But that will not be enough. We also must aggressively reform the health care payment and delivery system by conducting a wide range of pilot and demonstration projects, establishing a new Medicare payment method to reward accountable care organizations, conducting more research on the comparative effectiveness of different medical procedures and treatments, and creating an Independent Payment Advisory Board to develop proposals to slow Medicare and private health spending and improve the quality of care. And we must implement the results as they emerge.

Health reform begins the process of testing, experimenting, and implementing that health experts agree is needed to slow the growth of health care costs in the coming years. We must move boldly down that path.

- Robert Greenstein, Executive Director, Center on Budget and Policy Priorities


Dr. Sherwin NulandIf the past is prologue, the one area of huge national expenditure most likely to rise rapidly in the coming years is health care.

Not surprisingly, it is also an area particularly susceptible to waste and profiteering - particularly because so much of the spending will predictably go toward increasingly complex and expensive new technologies that hospitals and physicians will seize upon as absolutely necessary to their efforts in diagnosis and treatment. But misuse and overuse of technology has contributed massive amounts to the cost of care. Oversight has now become mandatory, and it should be done through the Institute of Medicine. In addition to savings created by such means, billions will be spared by attention to the following factors, each of which adds considerably to the total bill for our nation's health care:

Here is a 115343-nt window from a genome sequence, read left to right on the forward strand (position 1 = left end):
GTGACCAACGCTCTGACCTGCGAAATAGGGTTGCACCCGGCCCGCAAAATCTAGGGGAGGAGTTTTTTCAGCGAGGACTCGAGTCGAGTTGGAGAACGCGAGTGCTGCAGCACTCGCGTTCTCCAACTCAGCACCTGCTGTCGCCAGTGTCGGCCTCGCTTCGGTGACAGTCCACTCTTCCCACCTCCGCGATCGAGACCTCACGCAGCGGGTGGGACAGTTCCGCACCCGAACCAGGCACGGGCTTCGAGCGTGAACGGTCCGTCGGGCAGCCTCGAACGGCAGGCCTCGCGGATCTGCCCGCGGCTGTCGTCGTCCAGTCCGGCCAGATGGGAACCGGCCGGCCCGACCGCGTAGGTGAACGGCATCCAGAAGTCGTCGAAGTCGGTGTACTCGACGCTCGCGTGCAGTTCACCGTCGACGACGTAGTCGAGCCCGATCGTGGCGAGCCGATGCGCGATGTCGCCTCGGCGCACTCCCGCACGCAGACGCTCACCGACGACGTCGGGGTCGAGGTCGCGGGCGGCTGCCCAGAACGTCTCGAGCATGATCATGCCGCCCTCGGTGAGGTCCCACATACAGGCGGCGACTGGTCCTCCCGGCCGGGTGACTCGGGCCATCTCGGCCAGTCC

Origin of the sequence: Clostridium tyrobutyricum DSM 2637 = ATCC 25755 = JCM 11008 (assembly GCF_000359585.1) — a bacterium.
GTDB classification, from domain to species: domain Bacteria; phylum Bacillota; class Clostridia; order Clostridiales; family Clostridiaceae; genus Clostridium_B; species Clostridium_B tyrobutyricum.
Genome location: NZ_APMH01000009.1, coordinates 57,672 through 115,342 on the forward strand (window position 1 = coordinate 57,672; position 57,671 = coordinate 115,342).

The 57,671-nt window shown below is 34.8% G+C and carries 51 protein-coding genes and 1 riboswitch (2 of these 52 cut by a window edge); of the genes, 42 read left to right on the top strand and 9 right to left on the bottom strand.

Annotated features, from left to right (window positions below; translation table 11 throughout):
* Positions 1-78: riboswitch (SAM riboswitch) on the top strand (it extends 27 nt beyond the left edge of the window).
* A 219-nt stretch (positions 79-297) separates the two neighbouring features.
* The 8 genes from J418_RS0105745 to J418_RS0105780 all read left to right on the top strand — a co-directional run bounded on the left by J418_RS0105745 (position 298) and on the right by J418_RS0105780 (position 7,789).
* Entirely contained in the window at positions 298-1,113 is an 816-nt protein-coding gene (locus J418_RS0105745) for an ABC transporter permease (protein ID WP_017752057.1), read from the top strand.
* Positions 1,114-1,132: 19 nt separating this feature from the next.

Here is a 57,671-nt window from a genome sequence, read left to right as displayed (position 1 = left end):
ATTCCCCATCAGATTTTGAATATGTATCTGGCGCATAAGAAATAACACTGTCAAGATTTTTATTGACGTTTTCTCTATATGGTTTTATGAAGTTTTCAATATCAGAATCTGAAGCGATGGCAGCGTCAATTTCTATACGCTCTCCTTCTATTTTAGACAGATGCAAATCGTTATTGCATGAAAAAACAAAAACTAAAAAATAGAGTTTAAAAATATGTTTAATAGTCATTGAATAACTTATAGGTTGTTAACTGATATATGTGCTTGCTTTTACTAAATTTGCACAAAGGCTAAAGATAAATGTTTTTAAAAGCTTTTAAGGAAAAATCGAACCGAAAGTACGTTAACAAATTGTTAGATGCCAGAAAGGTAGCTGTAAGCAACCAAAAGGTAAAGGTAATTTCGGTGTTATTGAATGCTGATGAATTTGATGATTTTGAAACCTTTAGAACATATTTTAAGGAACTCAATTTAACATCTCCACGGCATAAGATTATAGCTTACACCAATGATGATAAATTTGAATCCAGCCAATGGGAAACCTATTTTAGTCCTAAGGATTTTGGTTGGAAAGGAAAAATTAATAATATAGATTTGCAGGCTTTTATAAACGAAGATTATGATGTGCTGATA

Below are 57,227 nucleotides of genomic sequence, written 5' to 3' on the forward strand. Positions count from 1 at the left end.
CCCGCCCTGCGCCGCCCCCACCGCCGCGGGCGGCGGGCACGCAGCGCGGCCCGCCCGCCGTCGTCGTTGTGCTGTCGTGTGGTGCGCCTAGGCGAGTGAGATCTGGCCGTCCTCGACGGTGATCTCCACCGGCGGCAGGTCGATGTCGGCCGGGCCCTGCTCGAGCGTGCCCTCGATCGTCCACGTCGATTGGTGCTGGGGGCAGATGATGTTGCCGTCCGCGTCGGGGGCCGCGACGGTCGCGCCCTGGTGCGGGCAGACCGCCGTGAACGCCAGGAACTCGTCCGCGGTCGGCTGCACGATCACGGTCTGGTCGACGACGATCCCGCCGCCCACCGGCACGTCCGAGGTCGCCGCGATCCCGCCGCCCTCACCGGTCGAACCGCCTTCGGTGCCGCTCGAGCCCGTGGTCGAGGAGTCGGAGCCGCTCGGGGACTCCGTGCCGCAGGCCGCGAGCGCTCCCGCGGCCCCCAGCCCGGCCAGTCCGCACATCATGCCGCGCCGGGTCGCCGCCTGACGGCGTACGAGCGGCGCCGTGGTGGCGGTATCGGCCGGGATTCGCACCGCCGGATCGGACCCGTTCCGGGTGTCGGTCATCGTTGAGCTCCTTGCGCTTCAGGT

1. Physician entrepreneurship and advertising.
  2. Competition between individual health care facilities, which results in duplication of personnel and resources; the large expense of advertisements and other forms of publicizing; more efficient centralization of resources (including the elimination of some clinics and hospitals) can eliminate considerable waste.
  3. A tort system rife with opportunity for misbegotten gains.
  4. Overspecialization, and oversupply of expensive personnel. We should determine the nation's medical manpower needs, mandating the training of only the number of specialists required and providing incentives to encourage family practice. We should also explore the effectiveness and increased utilization of highly trained nurses, physician assistants and similar personnel.